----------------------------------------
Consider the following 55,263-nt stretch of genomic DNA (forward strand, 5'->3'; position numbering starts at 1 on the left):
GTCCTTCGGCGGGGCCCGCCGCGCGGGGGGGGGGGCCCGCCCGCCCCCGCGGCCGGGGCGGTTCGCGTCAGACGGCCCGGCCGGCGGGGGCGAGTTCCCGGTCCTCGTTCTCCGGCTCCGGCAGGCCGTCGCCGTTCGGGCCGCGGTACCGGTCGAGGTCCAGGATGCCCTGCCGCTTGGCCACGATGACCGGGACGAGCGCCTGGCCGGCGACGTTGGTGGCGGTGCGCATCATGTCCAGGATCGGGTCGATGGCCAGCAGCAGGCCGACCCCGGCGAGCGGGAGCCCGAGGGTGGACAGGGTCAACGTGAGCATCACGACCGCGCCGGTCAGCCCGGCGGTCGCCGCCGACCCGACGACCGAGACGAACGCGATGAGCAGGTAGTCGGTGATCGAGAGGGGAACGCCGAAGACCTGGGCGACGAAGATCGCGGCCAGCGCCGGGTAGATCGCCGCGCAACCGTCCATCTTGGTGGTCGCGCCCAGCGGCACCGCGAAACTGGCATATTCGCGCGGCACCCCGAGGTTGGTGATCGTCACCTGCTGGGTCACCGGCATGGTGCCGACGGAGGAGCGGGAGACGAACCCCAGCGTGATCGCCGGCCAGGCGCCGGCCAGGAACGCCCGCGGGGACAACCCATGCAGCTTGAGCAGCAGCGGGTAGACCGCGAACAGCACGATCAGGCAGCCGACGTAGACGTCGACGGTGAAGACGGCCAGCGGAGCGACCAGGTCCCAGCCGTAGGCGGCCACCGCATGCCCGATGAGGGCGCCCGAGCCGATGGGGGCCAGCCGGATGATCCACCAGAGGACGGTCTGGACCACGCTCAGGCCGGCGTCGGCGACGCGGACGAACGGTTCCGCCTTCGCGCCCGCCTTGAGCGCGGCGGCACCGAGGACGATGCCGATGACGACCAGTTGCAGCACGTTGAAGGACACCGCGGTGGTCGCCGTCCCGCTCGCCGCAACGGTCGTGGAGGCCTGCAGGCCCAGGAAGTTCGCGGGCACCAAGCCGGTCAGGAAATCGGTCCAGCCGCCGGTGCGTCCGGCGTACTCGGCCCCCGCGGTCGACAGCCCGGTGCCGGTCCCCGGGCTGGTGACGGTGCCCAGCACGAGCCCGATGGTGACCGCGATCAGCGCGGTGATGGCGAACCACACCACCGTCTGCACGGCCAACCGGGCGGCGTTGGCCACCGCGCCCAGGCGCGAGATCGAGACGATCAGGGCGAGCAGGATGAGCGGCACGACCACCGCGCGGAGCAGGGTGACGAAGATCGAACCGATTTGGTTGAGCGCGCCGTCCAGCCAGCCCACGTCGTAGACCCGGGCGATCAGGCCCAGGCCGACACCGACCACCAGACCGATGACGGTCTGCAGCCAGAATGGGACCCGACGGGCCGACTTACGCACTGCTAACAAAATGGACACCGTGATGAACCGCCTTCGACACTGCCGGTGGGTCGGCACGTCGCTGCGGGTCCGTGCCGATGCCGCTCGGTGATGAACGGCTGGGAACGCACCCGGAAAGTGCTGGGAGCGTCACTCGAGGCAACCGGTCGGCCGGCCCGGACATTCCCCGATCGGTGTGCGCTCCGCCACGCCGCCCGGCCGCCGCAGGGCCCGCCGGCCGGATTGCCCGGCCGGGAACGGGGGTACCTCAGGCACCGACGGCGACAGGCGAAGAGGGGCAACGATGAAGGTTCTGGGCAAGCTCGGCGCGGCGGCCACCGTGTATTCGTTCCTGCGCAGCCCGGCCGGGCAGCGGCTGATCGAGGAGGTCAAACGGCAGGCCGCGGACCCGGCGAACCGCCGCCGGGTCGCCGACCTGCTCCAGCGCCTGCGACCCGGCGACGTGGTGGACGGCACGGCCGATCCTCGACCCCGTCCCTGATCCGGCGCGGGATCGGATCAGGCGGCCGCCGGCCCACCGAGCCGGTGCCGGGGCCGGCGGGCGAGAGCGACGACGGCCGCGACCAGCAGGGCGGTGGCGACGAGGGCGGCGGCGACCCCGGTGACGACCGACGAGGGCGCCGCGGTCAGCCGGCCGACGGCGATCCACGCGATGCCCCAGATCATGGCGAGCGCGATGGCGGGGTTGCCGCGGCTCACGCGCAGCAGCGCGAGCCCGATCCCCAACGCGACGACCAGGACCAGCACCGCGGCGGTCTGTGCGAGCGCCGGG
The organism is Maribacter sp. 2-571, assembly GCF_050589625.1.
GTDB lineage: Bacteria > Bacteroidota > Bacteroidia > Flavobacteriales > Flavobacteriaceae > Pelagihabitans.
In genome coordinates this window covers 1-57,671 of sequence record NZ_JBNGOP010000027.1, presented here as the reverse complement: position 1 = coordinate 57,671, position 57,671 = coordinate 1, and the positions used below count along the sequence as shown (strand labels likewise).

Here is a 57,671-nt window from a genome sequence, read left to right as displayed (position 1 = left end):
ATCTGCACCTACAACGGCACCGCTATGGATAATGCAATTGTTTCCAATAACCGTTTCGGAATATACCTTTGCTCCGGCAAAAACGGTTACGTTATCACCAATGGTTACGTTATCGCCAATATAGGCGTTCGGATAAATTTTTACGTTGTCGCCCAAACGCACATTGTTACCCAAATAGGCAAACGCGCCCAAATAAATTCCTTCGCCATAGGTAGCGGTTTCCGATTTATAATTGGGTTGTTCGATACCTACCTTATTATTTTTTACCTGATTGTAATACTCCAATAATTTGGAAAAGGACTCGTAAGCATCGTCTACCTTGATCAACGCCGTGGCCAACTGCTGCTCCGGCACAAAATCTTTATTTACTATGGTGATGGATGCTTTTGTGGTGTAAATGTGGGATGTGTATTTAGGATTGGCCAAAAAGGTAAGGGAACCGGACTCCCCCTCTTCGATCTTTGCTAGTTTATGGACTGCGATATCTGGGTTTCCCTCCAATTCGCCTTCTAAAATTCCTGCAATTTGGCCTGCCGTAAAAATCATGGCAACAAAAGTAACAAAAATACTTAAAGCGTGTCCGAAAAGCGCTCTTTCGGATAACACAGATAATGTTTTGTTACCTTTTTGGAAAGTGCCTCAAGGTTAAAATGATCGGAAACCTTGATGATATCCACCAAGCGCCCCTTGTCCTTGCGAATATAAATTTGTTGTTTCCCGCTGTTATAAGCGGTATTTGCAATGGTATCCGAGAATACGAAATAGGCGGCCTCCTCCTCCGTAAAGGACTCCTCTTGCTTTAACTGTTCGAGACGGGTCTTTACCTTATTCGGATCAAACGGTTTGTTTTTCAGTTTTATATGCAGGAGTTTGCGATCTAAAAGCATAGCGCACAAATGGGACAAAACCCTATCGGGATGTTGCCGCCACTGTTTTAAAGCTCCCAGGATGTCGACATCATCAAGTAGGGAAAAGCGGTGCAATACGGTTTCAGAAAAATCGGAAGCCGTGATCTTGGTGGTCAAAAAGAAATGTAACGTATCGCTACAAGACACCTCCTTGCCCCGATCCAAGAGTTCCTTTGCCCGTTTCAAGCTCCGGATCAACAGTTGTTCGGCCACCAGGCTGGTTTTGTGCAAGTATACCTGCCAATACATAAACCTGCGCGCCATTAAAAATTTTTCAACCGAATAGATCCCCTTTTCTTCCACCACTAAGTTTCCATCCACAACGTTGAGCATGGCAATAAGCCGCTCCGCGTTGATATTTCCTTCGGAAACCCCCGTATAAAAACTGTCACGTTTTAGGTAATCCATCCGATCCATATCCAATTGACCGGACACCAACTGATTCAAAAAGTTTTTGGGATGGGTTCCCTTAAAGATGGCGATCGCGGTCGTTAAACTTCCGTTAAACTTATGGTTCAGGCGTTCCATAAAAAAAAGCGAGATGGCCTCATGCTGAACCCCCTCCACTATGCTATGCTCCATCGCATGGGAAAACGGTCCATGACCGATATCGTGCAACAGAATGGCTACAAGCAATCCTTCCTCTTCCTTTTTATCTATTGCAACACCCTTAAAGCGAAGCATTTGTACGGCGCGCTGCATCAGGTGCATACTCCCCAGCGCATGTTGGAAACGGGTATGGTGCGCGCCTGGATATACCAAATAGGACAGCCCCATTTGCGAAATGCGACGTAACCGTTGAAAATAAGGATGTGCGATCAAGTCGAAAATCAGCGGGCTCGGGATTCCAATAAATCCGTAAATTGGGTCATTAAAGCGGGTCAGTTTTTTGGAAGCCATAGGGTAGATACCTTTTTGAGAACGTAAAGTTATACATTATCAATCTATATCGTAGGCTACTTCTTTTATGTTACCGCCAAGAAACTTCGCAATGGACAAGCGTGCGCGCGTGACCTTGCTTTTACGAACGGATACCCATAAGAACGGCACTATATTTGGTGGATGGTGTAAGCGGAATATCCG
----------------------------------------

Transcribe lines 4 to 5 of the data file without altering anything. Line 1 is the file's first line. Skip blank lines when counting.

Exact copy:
GTDB lineage: Bacteria > Bacteroidota > Bacteroidia > Flavobacteriales > Flavobacteriaceae > Pelagihabitans.
In genome coordinates this window covers 1-57,671 of sequence record NZ_JBNGOP010000027.1, presented here as the reverse complement: position 1 = coordinate 57,671, position 57,671 = coordinate 1, and the positions used below count along the sequence as shown (strand labels likewise).